The narrator of The Great Gatsby, Nick Carraway describes Tom Buchanan, his college classmate, as having been
“[. . .] among various physical accomplishments, had been one of the most powerful ends that ever played football at New Haven-a national figure in a way, one of those men who reach such an acute limited excellence at twenty-one that everything afterwards savours of anti-climax. His family were enormously wealthy-even in college his freedom with money was a matter of reproach [. . .]. [He] drifted here and there unrestfully [. . .], but I felt that Tom would drift on forever seeking a little wistfully for the dramatic turbulence of some irrecoverable football game.”Tom Buchanans aren’t always rich, privileged students. Some actually come from poor backgrounds. They are the ones who feel entitlement. They have always been the best looking, the most popular, the most talented, the best dressed, and do not care who they have to step on to get it. Things have always come easy for the Tom Buchanans-until they had to work for it. Tom Buchanans go to Yale because of connections, but even making the Yale football team requires work. Even though, Tom is talented enough to make the team and get National recognition, the pros are not in the cards. He is rich enough that he does not have to work (even though he does), but like the narrator says, he is directionless. He has no idea what to do with himself. Tom marries Daisy, but she is not enough. He has a daughter, but she is not enough. He has polo ponies, homes all over, and a mistress, but none of these fulfill Tom. Nothing like the glory he felt on the football team.
There are many Tom Buchanans in sports and entertainment. They have been told from a young age how great they are. So, from early youth, they have been getting privileges. They develop an air of entitlement-the belief that because they are who they are they have rights that aren’t deserved by the “peasantry.” Help in school, underage entrance into clubs, “jobs” from boosters, they are given everything except a plan.
With their success comes a type of high, an adrenaline rush, it is a natural high that they chase forever, because they fail to realize that there is an expiration date on that talent. Tom Buchanan peaked at age 21. He can’t seem to find a direction from that point. He’s a 30 year old man who can’t get past age 21. Since Tom Buchanan is a football player, let’s deal with football shall we.
There are 26,407 public and 10,693 private high schools in the United States of America. That’s a little over 37,000 sets of seniors in the country. Let’s just make it a given that there is 1 great quarterback, 1 great WR, 1 great RB, 1 great LB/DE on each team. You are looking at about 148,000 football players looking for a position on a Division 1 football team. Here’s the bad news, there are only are 120 NCAA Division 1-A football schools and 109 Division 1-AA football schools. There about 200 Division II and 200 Division III football schools and about 75 NAIA football schools. That’s 704 schools. The NCAA only allots 85 scholarships per team (give or take a few they may have lost because of violations), but teams have on average about 125. Let’s just focus on the scholarships, because let’s face it, most want to play college football because of the scholarship. That is about 60,000 scholarships available for 148,000 students (that’s only if a school has 4 great senior players).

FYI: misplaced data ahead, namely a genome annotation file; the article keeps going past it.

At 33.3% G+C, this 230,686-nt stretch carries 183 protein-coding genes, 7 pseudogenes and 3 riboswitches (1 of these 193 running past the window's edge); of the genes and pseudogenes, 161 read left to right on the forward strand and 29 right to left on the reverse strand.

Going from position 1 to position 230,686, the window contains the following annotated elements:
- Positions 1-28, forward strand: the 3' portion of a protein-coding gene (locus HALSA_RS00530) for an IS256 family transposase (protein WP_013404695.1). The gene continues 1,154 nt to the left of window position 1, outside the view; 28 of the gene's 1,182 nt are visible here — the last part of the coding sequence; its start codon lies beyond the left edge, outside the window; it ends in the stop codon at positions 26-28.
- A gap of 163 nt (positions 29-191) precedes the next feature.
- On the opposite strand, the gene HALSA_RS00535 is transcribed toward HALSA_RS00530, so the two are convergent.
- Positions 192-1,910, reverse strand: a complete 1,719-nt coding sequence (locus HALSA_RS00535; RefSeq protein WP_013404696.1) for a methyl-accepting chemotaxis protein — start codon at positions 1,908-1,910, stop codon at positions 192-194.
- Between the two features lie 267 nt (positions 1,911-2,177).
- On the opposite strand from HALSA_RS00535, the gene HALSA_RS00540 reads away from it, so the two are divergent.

According to the NCAA’s website,
- According to recent statistics, about 2 percent of high school athletes are awarded athletics scholarships to compete in college.
- Approximately 5.8 percent, or less than one in 17 of all high school senior boys playing interscholastic football will go on to play footall at a NCAA member institution.
- Approximately one in 50, or 1.8 percent of NCAA senior football players will get drafted by a National Football League (NFL) team.
- Eight in 10,000, or approximately 0.08 percent of high school senior boys playing interscholastic football will eventually be drafted by an NFL team
Well, our guy Tom floated from city to city, lived the good life, and committed adultery. Some try to find that elusive high in illicit affairs. Some try to find the high in drugs, alcohol, gambling, and hard living. Some learn from their mistakes and make a fresh start changing their lives for the better (Drew Barrymore), some make mistake after mistake (Dwight Gooden; Darryl Strawberry; Amy Winehouse), some die (Corey Haim; River Phoenix; too many musicians to name). They don’t know what to do for a second act. Some hang on long past their relevancy (Bret Michaels; Flava Flav).
One of the greatest Tom Buchanans is Michael Jordan. To quote, Ouiser Boudreaux, “[He has] I have more money than God,” six rings, two gold medals, 5 NBA MVPs, beautiful kids, nice homes, a different girl every time you see him, and he has even bought his very own NBA team. Yet, he never appears to be satisfied. Don’t believe me…Check out his hall of fame speech. For some reason he seems to be unusually bitter and for no apparent reason.
Sometimes, we do these athletes a disservice when we only focus on the athletics, musical talent, or acting skills. You can place emphasis, but you should not entirely focus on anyone thing. All careers (even teaching) have an expiration date, don’t be afraid to move to act II.
Next time-The ladies of The Great Gatsby
"Glory days well they'll pass you by/Glory days in the wink of a young girl's eye/Glory days, glory days" -Bruce Springsteen sings me out until next week...
The Gatsby series was inspired by a conversation with my Twit Bro. Kimani "Deja's Daddy" Holmes. Check him and my buddy Rob Reed on their podcast the Atypical Sports Show .